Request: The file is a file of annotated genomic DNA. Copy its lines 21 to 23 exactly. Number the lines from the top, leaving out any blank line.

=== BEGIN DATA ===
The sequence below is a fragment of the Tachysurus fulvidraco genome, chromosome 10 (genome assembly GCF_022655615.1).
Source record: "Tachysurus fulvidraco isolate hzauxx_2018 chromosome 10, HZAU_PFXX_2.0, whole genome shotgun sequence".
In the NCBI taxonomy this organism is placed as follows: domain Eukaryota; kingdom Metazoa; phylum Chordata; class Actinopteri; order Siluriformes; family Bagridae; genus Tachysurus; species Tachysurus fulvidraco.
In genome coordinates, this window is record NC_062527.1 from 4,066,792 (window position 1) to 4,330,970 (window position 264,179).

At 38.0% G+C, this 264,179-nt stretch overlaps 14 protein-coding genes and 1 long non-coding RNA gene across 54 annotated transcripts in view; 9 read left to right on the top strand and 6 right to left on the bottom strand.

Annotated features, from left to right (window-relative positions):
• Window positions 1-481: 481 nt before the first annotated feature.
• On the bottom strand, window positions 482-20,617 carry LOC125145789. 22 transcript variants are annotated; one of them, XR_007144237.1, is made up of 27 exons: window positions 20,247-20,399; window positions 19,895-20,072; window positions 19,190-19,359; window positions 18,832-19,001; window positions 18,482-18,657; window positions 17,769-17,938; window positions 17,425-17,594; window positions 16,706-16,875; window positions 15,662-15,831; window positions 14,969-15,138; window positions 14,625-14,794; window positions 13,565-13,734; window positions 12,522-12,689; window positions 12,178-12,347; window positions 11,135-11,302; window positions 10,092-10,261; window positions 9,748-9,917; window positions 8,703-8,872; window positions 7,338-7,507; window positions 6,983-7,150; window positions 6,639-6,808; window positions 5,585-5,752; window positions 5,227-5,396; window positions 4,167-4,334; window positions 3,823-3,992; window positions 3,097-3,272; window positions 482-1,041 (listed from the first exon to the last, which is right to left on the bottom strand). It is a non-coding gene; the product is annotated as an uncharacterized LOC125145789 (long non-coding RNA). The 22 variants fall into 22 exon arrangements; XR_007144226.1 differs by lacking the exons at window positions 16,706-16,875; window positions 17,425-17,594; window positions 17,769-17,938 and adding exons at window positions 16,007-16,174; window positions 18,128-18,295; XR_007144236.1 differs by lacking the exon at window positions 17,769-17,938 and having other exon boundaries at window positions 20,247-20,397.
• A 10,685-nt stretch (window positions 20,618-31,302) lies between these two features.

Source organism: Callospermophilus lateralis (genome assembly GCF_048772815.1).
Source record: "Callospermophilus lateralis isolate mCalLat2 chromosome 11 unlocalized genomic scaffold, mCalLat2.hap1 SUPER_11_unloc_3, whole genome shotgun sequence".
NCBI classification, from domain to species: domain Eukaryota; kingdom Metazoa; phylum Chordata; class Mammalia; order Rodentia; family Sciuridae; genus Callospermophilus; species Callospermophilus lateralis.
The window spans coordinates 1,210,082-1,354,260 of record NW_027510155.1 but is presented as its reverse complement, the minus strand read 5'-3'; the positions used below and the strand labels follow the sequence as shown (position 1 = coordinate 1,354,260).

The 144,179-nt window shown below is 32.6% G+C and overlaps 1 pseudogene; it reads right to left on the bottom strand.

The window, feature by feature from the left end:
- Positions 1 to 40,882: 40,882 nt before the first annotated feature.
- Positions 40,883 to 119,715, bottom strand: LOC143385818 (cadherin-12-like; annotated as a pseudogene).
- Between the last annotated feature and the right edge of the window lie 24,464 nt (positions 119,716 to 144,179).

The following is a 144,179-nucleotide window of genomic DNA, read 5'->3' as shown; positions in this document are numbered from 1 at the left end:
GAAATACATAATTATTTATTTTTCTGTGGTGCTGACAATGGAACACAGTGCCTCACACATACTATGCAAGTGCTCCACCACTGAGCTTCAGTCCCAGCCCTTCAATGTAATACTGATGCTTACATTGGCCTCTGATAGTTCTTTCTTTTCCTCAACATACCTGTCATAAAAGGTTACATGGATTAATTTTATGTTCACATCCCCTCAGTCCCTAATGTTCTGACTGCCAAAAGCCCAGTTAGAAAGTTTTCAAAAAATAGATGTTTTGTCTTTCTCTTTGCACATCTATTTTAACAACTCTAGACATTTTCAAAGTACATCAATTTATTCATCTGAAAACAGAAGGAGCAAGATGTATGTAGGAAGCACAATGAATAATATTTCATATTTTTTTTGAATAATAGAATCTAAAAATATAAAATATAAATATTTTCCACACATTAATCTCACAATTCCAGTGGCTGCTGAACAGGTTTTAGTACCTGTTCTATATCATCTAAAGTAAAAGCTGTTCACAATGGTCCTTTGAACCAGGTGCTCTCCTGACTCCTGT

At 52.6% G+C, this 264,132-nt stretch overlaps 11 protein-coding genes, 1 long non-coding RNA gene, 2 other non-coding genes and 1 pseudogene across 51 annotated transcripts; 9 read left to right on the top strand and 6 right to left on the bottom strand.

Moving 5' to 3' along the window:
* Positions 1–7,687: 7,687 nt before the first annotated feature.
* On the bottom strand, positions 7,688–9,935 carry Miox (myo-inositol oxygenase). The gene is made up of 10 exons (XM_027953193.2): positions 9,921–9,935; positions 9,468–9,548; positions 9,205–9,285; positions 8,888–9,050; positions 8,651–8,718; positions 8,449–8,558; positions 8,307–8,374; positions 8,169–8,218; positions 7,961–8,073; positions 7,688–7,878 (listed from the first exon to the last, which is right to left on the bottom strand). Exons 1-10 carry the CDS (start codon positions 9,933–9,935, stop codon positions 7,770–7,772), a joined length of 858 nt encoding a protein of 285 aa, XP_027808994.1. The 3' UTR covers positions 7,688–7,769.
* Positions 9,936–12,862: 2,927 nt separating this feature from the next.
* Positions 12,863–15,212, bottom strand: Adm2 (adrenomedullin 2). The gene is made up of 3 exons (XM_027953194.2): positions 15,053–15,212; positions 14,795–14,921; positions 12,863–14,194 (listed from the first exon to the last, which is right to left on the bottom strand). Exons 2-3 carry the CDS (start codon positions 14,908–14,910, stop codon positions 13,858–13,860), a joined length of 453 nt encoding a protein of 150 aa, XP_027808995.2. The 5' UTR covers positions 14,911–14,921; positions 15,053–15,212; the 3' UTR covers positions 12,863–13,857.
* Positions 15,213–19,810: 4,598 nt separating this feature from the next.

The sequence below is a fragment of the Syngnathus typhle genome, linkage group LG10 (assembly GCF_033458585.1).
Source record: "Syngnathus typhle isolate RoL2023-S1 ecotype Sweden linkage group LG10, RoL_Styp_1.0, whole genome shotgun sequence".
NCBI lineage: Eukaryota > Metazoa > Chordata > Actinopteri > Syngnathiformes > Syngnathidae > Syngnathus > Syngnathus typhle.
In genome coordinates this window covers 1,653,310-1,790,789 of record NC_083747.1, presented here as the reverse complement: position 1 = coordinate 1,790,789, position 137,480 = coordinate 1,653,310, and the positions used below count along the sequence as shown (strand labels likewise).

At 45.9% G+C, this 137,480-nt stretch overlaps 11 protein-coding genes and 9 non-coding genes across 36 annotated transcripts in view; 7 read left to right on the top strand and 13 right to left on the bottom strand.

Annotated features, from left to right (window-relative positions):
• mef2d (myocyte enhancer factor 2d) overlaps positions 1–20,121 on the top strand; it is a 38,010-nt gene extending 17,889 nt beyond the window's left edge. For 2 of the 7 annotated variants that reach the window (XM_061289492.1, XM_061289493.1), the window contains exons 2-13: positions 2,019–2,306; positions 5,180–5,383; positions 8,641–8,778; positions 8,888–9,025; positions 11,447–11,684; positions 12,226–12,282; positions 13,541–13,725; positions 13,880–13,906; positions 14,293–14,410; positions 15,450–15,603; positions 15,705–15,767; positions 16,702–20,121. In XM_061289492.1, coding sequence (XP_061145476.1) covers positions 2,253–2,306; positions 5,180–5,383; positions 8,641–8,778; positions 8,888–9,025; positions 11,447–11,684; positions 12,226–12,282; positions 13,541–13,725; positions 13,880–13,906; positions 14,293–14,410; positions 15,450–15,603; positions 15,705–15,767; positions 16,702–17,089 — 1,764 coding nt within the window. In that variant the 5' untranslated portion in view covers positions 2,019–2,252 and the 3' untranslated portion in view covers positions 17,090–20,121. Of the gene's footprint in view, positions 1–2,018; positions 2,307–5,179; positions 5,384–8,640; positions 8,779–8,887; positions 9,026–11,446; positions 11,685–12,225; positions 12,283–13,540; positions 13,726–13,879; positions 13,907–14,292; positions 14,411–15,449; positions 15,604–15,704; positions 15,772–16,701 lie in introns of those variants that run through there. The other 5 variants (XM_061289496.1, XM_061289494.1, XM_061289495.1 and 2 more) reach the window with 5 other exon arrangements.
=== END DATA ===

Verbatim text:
At 52.6% G+C, this 264,132-nt stretch overlaps 11 protein-coding genes, 1 long non-coding RNA gene, 2 other non-coding genes and 1 pseudogene across 51 annotated transcripts; 9 read left to right on the top strand and 6 right to left on the bottom strand.

Moving 5' to 3' along the window:
* Positions 1–7,687: 7,687 nt before the first annotated feature.